More pedestrians being hit by cars around Indianapolis

One person died when a car struck two people working on a broken-down car Friday morning near the airport.

There is new information about a growing danger in Indianapolis - pedestrians being struck by vehicles.

More people are getting hit by cars. Late Friday, Eyewitness News learned one of two people hit while trying to move a broken-down car this morning near the airport has died. The other is in serious, but stable, condition.@

Police say the victims did everything right by wearing reflective vests and turning on the car's emergency flashers. It happened on the corner of West Washington Street and Bridgeport Road.

Friday morning, weather could have been a factor. It was both rainy and foggy in the area. But one thing we know for sure is that both drivers and pedestrians are playing a role in the increased number of crashes.

"Usually 3-4 miles a day, depends on what I have to do that day and where I have to be," said Randy Johnson, who takes regular walks along city streets.

But as a pedestrian, staying safe on the roads is a full-time job.

"I have to be the aware one, just in case they aren't. They're in a car.@They're not going to get hurt, if I get hit, I am, so I have to look out for me," said Randy.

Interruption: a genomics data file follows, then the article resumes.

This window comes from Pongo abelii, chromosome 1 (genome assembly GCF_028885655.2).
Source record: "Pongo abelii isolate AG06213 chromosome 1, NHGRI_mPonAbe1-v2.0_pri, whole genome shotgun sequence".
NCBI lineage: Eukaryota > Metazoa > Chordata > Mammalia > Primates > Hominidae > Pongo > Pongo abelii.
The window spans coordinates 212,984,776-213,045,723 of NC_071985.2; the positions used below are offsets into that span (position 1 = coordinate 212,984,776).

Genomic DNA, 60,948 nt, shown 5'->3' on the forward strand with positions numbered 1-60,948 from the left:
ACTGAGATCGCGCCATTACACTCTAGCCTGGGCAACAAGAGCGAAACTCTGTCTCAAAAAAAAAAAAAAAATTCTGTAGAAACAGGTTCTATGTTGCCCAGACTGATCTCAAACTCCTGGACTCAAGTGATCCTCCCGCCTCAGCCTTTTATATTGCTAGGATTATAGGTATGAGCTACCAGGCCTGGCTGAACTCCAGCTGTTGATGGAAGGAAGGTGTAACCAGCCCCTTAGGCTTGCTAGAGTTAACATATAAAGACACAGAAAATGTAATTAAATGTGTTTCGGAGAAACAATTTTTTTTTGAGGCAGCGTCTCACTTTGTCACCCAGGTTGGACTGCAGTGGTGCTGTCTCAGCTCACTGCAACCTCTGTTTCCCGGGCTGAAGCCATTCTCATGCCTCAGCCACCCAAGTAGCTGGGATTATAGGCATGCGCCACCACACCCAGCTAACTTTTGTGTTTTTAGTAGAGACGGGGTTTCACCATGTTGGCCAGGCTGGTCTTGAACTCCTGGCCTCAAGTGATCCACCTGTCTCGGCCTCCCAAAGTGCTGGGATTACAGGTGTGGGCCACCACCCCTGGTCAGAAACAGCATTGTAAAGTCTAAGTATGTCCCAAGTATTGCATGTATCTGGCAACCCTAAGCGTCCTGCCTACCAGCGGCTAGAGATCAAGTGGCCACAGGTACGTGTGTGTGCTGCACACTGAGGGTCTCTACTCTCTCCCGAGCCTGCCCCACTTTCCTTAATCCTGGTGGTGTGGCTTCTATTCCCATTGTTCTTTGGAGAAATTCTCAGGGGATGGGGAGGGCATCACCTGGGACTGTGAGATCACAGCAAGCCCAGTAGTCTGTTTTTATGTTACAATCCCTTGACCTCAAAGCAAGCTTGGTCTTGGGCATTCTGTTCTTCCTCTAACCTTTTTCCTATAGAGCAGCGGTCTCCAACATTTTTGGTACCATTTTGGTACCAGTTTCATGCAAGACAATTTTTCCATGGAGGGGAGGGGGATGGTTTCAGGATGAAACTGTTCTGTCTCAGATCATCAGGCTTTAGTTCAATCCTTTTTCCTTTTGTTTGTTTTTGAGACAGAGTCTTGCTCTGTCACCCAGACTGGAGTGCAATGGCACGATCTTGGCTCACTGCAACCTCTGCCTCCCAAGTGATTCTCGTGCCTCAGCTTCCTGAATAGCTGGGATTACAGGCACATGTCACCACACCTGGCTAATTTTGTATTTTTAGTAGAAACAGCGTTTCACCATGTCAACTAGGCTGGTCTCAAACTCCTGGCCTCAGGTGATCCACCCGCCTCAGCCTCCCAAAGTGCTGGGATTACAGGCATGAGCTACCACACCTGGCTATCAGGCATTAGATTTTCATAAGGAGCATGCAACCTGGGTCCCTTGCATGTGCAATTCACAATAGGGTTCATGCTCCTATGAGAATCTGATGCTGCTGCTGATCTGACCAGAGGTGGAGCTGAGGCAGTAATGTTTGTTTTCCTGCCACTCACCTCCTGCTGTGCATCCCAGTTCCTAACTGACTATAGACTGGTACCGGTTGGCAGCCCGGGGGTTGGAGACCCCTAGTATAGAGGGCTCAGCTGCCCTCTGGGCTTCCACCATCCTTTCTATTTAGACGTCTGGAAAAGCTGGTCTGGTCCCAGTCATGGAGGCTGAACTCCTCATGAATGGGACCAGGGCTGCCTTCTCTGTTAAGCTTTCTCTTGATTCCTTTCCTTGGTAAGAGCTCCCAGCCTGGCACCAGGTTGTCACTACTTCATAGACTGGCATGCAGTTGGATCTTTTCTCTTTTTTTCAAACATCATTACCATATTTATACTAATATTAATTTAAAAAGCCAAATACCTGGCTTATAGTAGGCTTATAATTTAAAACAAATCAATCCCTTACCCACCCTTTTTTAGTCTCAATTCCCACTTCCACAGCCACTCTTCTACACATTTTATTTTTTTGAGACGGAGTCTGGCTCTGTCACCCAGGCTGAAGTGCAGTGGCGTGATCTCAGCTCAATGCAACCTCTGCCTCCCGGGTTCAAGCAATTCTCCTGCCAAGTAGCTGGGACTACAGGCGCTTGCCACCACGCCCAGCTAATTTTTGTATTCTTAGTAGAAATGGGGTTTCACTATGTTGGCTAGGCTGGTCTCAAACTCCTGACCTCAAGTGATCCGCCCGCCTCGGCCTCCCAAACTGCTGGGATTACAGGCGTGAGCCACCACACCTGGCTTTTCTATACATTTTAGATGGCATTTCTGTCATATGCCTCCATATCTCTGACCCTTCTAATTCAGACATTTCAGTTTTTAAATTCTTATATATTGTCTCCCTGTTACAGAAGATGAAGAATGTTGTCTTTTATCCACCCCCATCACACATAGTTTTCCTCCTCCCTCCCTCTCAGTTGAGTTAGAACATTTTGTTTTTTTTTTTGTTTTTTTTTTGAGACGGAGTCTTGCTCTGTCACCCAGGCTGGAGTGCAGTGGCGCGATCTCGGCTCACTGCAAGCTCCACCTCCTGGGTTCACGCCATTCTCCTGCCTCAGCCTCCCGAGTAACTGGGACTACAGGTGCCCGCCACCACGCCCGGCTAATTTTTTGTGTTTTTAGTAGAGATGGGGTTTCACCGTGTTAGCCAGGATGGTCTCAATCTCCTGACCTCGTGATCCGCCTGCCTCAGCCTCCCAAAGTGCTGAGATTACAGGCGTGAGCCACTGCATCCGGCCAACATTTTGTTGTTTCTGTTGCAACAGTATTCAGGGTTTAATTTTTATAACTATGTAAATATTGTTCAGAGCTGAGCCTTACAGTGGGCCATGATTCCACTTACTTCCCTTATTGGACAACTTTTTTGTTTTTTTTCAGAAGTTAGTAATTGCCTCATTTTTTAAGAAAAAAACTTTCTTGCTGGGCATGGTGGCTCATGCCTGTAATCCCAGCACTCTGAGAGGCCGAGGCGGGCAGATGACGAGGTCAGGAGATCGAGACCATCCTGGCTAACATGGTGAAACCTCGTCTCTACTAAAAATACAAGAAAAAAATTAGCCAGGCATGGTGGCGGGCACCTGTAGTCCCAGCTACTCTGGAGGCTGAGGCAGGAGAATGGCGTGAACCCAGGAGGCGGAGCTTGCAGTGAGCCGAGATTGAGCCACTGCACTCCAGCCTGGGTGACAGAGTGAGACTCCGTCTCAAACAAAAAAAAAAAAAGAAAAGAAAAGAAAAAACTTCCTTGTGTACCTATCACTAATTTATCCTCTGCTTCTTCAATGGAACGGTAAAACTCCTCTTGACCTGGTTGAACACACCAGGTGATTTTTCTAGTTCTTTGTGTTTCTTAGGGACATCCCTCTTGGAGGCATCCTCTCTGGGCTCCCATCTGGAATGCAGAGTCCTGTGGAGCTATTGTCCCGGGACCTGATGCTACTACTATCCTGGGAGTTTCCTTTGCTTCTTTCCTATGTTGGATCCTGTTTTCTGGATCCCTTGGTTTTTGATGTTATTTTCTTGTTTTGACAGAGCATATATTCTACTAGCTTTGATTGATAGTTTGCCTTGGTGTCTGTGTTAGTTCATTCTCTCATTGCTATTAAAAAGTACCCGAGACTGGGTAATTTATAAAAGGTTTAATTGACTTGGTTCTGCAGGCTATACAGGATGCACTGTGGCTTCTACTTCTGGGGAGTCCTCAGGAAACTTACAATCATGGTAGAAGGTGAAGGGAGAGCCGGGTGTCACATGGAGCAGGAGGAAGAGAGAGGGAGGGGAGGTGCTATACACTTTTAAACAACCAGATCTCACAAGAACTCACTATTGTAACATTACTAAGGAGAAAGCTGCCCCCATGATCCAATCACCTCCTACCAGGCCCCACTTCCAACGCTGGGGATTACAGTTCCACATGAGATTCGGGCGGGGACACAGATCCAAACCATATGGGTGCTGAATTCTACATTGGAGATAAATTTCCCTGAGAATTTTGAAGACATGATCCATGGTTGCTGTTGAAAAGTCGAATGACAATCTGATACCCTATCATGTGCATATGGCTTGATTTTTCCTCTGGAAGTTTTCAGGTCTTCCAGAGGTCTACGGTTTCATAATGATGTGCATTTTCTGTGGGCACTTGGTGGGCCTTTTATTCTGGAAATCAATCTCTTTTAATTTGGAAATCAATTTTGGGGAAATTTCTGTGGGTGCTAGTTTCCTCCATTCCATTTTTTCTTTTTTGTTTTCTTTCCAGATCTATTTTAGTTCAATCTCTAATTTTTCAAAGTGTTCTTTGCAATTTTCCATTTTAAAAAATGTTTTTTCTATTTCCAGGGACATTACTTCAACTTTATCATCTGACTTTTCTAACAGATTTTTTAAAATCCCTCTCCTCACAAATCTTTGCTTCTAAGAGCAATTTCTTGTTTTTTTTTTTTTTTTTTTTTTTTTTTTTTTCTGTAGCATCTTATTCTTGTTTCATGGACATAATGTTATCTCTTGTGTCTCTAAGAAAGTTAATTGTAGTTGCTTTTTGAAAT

And for good reason. Scenes like the one Friday morning where pedestrians are hit are on the rise in the Indianapolis metropolitan area.

Last year, the Indianapolis area saw 294 crashes involving pedestrians, 20 were fatal. This year, while the number of fatalities is down to only 10 so far, the number of crashes is already up, with a month to go.

"A lot of it is the drivers. They're not paying attention. There's so much going on with our lives now and we need people to pay attention to what they're doing - driving a car," said IMPD Lt. George Crooks.

But pedestrians also have a role in safety.@Where sidewalks aren't present, you should always walk on the side of the road against the traffic, so you can see what's going on. Wear light, reflective clothing and, a common denominator for both drivers and pedestrians, always be aware of your surroundings.

"The major cause of crashes is following too closely. Everybody is in a rush.@If we could stop people from doing that, our crashes would go way down," said Crooks.

In the meantime, Randy will continue to watch out for himself.

"Just the things my mother taught me when I was a kid, look both ways before you cross the street," he said.

Marion County pedestrian-car crashes are also up, about 6 percent so far this year. The Marion County Traffic Safety Partnership is using Federal dollars to supply extra police manpower to monitor about a dozen high-crash intersections around the city. Officers believe this crackdown is keeping the numbers from surging a lot higher.